I mentioned last week that with the three short season leagues beginning, the standards for making the hot sheet would go up. That held true, as even in expanding the list to the hottest six prospects, some very solid performances fell to the honorable mention category. The Midwest League All Star break wasn’t even enough to thin the group, as two of their pitchers who made only one start a piece were in legitimate contention for the top spots. Three new names made the list – including in the number one position – and with that, here are the Blue Jays hottest prospects from June 18th through 24th.
1. CF Dalton Pompey (VAN): 20 AB, .350/.500/.550 (1.050 OPS), 2 2B, 1 3B, 0 HR, 2 RBI, 2 SB, 6/4 BB/K
When the short season rosters were announced earlier this month, it quickly became clear that Vancouver drew the short straw in terms of quality of prospects. While Bluefield and the Gulf Coast Blue Jays each have a dozen or more legitimate talents, you can count the number of Vancouver’s high ceiling prospects on one hand. A 2010 draft pick out of a Mississauga high school, Dalton Pompey may be the Canadians’ best. Pompey has been hitting out of the two-hole, and has acted as the team catalyst and table setter. He reached base 13 times in seven games, one of which was a pinch running appearance. Of those 13 times on base, Pompey scored seven runs, and while a lot of that must be attributed to his teammates, that’s exceptional efficiency.
2. RHP Joe Musgrove (BLU): 0-0, 8 IP, 5 H, 1 ER, 0 BB, 9 K
Bluefield has quickly become Lansing south, as they boast yet another pitching staff capable of making scouts drool. Musgrove may not have the depth of arsenal or pure ceiling of Daniel Norris or Kevin Comer, but it can’t be argued he’s the most polished and physically mature (6’5”, 230 lbs). Musgrove features a heavy sinking fastball, and he used it to perfection this week. Of his 24 outs recorded across two games, 19 came by way of the strikeout or groundout. That’s precisely the type of production you want to see from a pitching prospect. Similar to the Lansing group, the Bluefield starters have been pitching in tandem, with Musgrove’s partner being the team’s top pitching prospect, Daniel Norris.
3. CF Anthony Gose (LAS): 21 AB, .333/.461/.571 (1.032 OPS), 3 2B, 1 3B, 0 HR, 1 RBI, 3 SB, 5/7 BB/K
Gose finished the week with an 0-for-5 with four strikeouts on Saturday and a day off on Sunday, which isn’t exactly ideal for placement on the prospect hot sheet. Regardless, he did enough in his previous four games to earn a spot. After nearly two weeks without a stolen base attempt – whether the team dictated it or he was sore I couldn’t tell you – Gose finally got back on track this week, going a perfect 3-for-3. His performance at the plate was very well rounded, as in addition to the impressive .333 average, he went for extra bases on four of his seven hits, and drew five walks against seven strikeouts. Unfortunately for Gose, Colby Rasmus has center field in Toronto completely locked down.
4. CF Jake Marisnick (DUN): 22 AB, .318/.444/.545 (.989 OPS), 2 2B, 0 3B, 1 HR, 5 RBI, 2 SB, 5/4 BB/K
It’s been a disappointing season for Marisnick, who I ranked as the second best prospect in the system entering the year. Matters were compounded when he was forced to the disabled list with a minor injury, forcing him to miss roughly two weeks worth of games in May. Coming out of the FSL All Star break, he’s turned things around, including three straight multi hit efforts from Wednesday through Friday. Both his ISO and walk rate have remained nearly constant from his breakout 2011 season, so despite a deflated batting average, his year as a whole hasn’t been too bad.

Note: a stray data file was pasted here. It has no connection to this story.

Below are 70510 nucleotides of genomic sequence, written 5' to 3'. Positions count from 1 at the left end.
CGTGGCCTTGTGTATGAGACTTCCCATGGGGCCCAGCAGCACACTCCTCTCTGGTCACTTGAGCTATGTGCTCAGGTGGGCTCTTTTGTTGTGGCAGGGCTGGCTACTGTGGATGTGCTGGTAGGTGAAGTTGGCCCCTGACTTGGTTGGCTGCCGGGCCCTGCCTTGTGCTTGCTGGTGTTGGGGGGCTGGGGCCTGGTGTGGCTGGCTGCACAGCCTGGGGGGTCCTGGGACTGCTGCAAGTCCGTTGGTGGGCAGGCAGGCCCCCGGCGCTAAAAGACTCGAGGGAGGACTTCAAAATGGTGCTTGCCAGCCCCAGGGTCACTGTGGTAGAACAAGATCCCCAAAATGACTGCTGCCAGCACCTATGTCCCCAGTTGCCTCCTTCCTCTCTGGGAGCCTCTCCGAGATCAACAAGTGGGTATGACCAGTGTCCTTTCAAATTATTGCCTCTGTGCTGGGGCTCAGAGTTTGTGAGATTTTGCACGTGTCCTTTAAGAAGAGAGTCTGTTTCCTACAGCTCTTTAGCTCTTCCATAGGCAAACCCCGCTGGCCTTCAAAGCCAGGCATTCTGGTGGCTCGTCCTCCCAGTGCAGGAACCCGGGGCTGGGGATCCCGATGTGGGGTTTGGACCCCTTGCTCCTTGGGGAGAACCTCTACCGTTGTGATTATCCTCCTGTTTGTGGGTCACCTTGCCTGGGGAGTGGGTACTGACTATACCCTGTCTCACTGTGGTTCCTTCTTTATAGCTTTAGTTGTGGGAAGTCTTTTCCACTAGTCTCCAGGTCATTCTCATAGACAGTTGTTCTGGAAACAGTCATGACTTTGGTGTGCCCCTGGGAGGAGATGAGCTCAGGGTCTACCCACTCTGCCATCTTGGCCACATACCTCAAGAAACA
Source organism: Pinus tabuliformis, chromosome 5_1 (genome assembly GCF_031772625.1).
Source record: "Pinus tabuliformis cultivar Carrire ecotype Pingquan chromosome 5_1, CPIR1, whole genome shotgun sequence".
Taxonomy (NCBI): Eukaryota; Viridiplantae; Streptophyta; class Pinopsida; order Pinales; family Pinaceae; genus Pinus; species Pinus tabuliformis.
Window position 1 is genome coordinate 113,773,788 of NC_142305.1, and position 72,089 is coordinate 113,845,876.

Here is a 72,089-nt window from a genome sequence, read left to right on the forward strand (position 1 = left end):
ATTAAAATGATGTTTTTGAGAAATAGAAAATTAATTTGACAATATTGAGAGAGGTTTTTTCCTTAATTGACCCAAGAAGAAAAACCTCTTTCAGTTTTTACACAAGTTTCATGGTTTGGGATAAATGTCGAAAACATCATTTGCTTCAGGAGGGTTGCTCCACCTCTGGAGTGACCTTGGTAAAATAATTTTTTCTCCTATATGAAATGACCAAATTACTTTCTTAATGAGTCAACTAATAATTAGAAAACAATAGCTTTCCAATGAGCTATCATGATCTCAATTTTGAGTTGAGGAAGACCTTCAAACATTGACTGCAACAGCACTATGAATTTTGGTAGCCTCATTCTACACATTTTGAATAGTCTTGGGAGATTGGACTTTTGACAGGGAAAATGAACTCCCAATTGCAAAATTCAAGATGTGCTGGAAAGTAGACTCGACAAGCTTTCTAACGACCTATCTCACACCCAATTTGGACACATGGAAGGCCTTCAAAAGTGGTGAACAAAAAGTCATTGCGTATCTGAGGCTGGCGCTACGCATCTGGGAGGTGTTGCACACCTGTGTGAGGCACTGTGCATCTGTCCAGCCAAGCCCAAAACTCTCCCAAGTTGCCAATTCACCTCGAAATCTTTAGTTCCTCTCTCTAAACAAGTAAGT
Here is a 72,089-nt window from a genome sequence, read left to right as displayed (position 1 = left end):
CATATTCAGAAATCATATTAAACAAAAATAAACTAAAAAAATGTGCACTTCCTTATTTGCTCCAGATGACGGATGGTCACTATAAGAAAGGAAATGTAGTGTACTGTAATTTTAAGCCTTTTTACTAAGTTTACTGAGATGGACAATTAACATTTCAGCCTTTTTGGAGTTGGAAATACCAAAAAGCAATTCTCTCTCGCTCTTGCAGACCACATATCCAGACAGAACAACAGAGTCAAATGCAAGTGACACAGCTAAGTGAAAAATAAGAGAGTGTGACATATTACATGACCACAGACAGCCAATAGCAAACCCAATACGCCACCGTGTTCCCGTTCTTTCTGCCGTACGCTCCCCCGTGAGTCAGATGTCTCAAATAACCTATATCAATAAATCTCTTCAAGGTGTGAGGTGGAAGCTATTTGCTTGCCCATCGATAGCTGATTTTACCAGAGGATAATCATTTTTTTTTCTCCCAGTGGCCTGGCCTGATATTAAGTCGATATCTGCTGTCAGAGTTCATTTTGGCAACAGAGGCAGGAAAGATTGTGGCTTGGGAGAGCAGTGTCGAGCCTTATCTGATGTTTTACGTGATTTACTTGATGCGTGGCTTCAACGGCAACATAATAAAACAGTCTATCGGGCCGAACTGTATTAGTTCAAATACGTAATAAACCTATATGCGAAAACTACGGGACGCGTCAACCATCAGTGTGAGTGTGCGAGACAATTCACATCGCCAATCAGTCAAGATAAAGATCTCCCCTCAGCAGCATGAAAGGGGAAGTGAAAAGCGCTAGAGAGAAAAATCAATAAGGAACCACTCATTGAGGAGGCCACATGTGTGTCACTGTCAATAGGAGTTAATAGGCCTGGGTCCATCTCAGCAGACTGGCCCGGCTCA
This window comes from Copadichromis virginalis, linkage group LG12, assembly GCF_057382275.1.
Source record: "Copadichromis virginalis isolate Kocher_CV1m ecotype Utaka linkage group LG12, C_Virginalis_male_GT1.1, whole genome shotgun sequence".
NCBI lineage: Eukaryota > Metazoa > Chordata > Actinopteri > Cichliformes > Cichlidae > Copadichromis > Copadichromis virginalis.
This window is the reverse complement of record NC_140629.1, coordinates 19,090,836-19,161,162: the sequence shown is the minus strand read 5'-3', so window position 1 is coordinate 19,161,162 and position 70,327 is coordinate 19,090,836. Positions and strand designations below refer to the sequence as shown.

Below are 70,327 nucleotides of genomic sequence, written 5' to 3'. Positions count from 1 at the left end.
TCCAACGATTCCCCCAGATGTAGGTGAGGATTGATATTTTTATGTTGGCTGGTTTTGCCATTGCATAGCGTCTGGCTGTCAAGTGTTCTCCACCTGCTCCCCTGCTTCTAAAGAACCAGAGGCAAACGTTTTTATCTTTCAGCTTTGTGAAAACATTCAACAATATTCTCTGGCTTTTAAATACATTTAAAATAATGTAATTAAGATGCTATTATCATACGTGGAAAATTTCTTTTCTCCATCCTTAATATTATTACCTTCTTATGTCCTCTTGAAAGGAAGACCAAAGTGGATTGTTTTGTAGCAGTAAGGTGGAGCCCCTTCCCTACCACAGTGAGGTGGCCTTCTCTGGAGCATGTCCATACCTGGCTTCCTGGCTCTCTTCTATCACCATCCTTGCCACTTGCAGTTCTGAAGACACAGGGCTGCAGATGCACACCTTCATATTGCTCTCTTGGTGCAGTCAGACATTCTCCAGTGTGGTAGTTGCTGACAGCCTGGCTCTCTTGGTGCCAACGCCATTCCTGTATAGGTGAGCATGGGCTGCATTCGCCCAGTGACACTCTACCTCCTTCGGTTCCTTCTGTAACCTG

5. 2B Christian Lopes (BLU): 17 AB, .294/.369/.882 (1.251 OPS), 0 2B, 2 3B, 2 HR, 3 RBI, 0 SB, 2/5 BB/K
As a member of the Bluefield Blue Jays, Lopes finally made his long awaited professional debut this week, and he did not disappoint. He was only a 7th round pick in the 2011 draft, but his well above slot $800,000 signing bonus is much more indicative of his talent level. As a shortstop turned second baseman, he wasn’t drafted for his glove, he was selected because he can be an offensive force up the middle of the diamond, which he gave fans a taste of this week. In four starts and one pinch hit appearance, Lopes totaled only five hits, but four of them went for extra bases – two triples, two home runs. The result was a very slugging-heavy line, but it’s hard to deny a 1.251 OPS a spot among the system’s hottest prospects. He narrowly edged out teammate Art Charles, who had a similar offensive line, with defensive position giving Lopes the edge.
6. RHP Noah Syndergaard (LAN): 0-0, 5 IP, 1 H, 0 ER, 0 BB, 7 K
I wrote an article detailing how Syndergaard had been masterful in the rotation and awful in the bullpen, so it should come as a surprise to no one that in his first five inning start of the year, he had his best performance. 12 of his 15 recorded outs came by way of the strikeout or groundout, which as I mentioned with Musgrove, is an outstanding ratio to see from an elite pitching prospect. There are still rumblings that he’s overly reliant on his fastball due to an inconsistent curveball that only flashes, but if he’s finding this success working almost exclusively off one pitch, in my mind, that makes the performance even more impressive. If/when he can get his curveball to consistently solid-average, he could be a monster.